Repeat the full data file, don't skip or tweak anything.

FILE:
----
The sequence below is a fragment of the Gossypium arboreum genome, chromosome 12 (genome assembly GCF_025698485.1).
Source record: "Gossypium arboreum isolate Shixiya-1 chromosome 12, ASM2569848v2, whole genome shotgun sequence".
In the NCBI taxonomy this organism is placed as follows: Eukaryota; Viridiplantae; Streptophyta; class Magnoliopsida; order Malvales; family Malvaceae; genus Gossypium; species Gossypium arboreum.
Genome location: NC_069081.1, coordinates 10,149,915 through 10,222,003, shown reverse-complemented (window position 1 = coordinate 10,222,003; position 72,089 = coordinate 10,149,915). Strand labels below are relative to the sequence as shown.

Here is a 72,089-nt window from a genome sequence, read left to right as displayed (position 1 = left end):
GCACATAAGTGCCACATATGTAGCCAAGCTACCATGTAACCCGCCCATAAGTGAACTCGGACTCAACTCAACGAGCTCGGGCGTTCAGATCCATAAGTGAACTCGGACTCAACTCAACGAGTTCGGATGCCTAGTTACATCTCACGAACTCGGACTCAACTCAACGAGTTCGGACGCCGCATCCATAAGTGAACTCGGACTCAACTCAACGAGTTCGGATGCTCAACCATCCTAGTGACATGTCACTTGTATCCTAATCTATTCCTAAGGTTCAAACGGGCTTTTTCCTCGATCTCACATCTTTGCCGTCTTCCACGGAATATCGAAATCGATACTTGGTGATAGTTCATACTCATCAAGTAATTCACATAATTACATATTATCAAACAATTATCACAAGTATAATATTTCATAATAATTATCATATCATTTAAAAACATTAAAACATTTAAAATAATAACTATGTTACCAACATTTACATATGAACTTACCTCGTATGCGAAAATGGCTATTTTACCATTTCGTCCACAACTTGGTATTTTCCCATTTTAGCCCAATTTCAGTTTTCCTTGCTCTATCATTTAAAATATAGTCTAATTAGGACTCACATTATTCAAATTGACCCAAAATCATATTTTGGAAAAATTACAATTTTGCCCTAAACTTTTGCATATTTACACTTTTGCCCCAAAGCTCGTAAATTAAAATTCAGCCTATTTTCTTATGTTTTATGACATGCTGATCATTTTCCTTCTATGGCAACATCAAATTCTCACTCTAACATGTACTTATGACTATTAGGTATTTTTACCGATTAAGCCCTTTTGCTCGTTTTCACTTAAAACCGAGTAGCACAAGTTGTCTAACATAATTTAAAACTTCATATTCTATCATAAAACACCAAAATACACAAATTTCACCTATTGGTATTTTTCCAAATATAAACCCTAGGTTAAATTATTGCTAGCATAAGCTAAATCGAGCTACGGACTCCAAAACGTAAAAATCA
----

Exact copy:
The sequence below is a fragment of the Gossypium arboreum genome, chromosome 12 (genome assembly GCF_025698485.1).
Source record: "Gossypium arboreum isolate Shixiya-1 chromosome 12, ASM2569848v2, whole genome shotgun sequence".
In the NCBI taxonomy this organism is placed as follows: Eukaryota; Viridiplantae; Streptophyta; class Magnoliopsida; order Malvales; family Malvaceae; genus Gossypium; species Gossypium arboreum.
Genome location: NC_069081.1, coordinates 10,149,915 through 10,222,003, shown reverse-complemented (window position 1 = coordinate 10,222,003; position 72,089 = coordinate 10,149,915). Strand labels below are relative to the sequence as shown.

Here is a 72,089-nt window from a genome sequence, read left to right as displayed (position 1 = left end):
GCACATAAGTGCCACATATGTAGCCAAGCTACCATGTAACCCGCCCATAAGTGAACTCGGACTCAACTCAACGAGCTCGGGCGTTCAGATCCATAAGTGAACTCGGACTCAACTCAACGAGTTCGGATGCCTAGTTACATCTCACGAACTCGGACTCAACTCAACGAGTTCGGACGCCGCATCCATAAGTGAACTCGGACTCAACTCAACGAGTTCGGATGCTCAACCATCCTAGTGACATGTCACTTGTATCCTAATCTATTCCTAAGGTTCAAACGGGCTTTTTCCTCGATCTCACATCTTTGCCGTCTTCCACGGAATATCGAAATCGATACTTGGTGATAGTTCATACTCATCAAGTAATTCACATAATTACATATTATCAAACAATTATCACAAGTATAATATTTCATAATAATTATCATATCATTTAAAAACATTAAAACATTTAAAATAATAACTATGTTACCAACATTTACATATGAACTTACCTCGTATGCGAAAATGGCTATTTTACCATTTCGTCCACAACTTGGTATTTTCCCATTTTAGCCCAATTTCAGTTTTCCTTGCTCTATCATTTAAAATATAGTCTAATTAGGACTCACATTATTCAAATTGACCCAAAATCATATTTTGGAAAAATTACAATTTTGCCCTAAACTTTTGCATATTTACACTTTTGCCCCAAAGCTCGTAAATTAAAATTCAGCCTATTTTCTTATGTTTTATGACATGCTGATCATTTTCCTTCTATGGCAACATCAAATTCTCACTCTAACATGTACTTATGACTATTAGGTATTTTTACCGATTAAGCCCTTTTGCTCGTTTTCACTTAAAACCGAGTAGCACAAGTTGTCTAACATAATTTAAAACTTCATATTCTATCATAAAACACCAAAATACACAAATTTCACCTATTGGTATTTTTCCAAATATAAACCCTAGGTTAAATTATTGCTAGCATAAGCTAAATCGAGCTACGGACTCCAAAACGTAAAAATCA